Have you tried to obtain the register as a list instead? See :h getreg()
:call writefile(getreg('0', 1, 1), ....)
PS: temporary filenames are best obtained with tempname()
Now, let's put this into a command. Sorry, I'll dot some dirty things.
\ -count=0 -nargs=?
\ echo 'call writefile(getreg("<count>", 1,...
Which inotify events are fired depends on how Vim writes the file. This is
controlled by multiple options.
In a typical setup it works like this. Assume Vim wants to write the file e.txt
Vim moves the file e.txt to e.txt~
Vim creates a new file e.txt and writes its content
In this case the event MOVE_SELF would be fired. As tools like inotifywait
(with -m ...
You can use set ff? to check current file format 'interactively'.
If you need to check it in a vimscript, you can use
if &ff ==# 'unix'
"do smth if file format is unix
See :h let-& and :h expr-option for details.
Don’t do the 'path' trick. The 'path' option affects many of vim’s best navigational techniques.
Instead (and I only learned about this recently—see :help 'wildmenu'), when you’re dealing with directories:
use Down to “drill down” into the subdirectory and start completing filenames below
use Up to “move up” into the parent directory and complete filenames ...
Here are three options depending on what you are trying to achieve:
If you specifically want the output of grep, then you can just use :grep/:vimgrep from within vim. This will populate the quickfix window with a list of files which you can browse and press Enter to open.
If you have a different command that generates your list of files, but it is ...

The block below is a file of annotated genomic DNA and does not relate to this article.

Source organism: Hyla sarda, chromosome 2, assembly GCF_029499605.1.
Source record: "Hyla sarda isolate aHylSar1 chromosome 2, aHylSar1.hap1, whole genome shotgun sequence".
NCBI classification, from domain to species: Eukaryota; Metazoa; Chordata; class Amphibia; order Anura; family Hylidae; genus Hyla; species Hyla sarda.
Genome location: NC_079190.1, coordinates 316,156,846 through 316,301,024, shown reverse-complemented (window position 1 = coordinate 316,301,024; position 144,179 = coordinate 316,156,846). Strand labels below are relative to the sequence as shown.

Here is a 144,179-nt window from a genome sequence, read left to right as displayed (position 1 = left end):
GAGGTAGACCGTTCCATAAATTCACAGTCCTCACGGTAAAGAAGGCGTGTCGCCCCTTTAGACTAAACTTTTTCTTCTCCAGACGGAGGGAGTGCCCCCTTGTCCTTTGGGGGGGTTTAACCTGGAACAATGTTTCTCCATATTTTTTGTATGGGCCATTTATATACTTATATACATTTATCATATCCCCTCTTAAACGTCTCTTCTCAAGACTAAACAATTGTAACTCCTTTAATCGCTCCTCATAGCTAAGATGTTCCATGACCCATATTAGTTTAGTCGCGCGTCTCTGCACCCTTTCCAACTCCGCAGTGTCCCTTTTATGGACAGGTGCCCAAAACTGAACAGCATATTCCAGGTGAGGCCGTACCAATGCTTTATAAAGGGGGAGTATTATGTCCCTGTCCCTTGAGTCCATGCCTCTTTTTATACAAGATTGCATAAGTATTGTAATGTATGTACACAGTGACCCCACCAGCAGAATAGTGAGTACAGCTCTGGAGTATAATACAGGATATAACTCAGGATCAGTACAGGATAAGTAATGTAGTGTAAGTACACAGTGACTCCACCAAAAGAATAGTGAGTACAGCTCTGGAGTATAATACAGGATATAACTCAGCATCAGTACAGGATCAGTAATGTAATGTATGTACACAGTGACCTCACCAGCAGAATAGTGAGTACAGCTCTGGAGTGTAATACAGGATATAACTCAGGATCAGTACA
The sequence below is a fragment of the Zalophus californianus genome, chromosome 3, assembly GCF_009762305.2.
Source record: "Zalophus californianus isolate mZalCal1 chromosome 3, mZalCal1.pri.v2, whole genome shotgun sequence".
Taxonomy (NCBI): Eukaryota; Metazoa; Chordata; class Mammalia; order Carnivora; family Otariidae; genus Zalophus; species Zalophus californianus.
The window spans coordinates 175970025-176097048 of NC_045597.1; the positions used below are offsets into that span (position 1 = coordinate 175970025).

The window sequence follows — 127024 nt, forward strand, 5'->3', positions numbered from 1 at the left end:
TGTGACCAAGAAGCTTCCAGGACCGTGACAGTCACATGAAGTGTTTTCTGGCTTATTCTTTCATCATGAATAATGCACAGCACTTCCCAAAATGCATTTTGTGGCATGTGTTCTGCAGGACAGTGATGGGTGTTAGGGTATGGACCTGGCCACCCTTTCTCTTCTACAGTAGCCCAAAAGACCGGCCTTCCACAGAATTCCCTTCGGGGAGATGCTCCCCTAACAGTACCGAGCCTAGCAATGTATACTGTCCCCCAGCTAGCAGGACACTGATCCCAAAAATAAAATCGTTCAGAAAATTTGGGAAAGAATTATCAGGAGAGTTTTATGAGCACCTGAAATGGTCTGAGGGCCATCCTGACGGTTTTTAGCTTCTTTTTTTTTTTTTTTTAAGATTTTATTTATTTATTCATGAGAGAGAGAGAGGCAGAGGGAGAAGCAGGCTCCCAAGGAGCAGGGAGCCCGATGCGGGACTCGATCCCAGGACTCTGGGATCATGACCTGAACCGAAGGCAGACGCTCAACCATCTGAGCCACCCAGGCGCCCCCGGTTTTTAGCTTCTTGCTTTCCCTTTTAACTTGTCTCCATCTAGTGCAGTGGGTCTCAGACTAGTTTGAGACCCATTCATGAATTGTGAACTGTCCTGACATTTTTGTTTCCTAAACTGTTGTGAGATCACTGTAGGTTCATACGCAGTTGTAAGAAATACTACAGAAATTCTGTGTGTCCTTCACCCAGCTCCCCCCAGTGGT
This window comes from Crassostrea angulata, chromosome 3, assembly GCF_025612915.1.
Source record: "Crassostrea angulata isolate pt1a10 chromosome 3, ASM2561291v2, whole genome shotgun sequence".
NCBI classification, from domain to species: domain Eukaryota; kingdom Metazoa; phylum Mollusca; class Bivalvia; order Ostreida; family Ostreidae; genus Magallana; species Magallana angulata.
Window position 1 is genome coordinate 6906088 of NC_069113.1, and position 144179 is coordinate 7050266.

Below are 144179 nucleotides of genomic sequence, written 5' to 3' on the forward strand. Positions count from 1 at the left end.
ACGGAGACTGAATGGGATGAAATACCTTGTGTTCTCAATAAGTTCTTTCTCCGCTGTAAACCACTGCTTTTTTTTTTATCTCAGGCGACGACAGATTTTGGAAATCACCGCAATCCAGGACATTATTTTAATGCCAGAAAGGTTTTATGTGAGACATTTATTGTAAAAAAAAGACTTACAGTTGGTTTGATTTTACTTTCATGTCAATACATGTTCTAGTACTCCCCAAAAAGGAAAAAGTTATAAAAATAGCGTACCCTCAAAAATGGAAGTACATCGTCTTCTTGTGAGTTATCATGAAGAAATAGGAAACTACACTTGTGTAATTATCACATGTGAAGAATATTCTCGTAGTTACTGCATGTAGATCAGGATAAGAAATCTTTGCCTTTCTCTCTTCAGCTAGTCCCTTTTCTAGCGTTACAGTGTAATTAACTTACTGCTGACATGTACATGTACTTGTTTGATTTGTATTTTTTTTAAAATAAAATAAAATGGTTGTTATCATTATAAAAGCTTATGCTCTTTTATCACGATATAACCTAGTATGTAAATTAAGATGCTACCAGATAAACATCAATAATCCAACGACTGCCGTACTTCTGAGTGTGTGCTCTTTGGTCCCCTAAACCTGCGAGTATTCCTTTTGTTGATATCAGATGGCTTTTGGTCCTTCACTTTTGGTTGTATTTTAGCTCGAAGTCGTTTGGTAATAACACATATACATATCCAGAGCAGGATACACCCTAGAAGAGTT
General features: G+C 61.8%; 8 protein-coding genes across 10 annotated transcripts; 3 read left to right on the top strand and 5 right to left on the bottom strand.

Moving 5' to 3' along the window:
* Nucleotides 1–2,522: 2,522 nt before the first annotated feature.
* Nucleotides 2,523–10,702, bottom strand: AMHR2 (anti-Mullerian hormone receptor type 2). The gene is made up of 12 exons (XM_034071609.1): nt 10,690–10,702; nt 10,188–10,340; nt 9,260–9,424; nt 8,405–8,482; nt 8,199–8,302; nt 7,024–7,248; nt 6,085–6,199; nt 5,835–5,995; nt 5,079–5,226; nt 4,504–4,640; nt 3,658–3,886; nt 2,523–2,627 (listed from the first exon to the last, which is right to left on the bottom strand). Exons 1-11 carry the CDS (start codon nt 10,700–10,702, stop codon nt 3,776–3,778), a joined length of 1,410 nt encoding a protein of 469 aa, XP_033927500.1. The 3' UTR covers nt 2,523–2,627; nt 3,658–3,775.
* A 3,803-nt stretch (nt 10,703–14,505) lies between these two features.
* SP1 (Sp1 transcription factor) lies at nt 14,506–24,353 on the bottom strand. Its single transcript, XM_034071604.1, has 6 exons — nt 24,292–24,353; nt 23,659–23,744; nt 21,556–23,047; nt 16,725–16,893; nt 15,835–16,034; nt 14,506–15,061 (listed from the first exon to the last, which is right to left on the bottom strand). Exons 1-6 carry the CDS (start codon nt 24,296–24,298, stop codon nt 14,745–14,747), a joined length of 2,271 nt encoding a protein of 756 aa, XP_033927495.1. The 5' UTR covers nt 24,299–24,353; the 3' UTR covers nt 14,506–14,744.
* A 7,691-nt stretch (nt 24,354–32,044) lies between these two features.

Unlike netrw, there are Vim file managers who follow a different paradigm: simply fill in some lines and present'em "as if it's a file list".
The most well-known "buffer-like file manager" is probably vim-dirvish. As a shameless plug, I also wrote one of my own called vim-drvo.
So you can create a buffer containing random file names, type ...
One way is to populate the quickfix list with matches then use :cfdo to execute :bdelete
:vimgrep /pat/ ##
Even though the files are closed the files are still in the argument-list. Remove them via :argdelete with % to represent the current file
:vimgrep /pat/ ##
:cfdo bdelete | argdelete %
For more help see:
Vim doesn't really include a mechanism for this; but it does include "timers" for running functions in the background.
With this, we can add a timer to check the modification time of a file every n seconds and issue an error if this changes. For example:
fun s:check(file, last) abort
let mtime = getftime(a:file)
if a:last isnot 0 && ...
Put this in your .vimrc:
This will also search in all subdirectories.
Then use the :find command. Start writing a part of the filename, for example...
...and then when you press Tab, it will autocomplete or offer possible matches from which you can choose. It will find io.py even if it's in a subdirectory.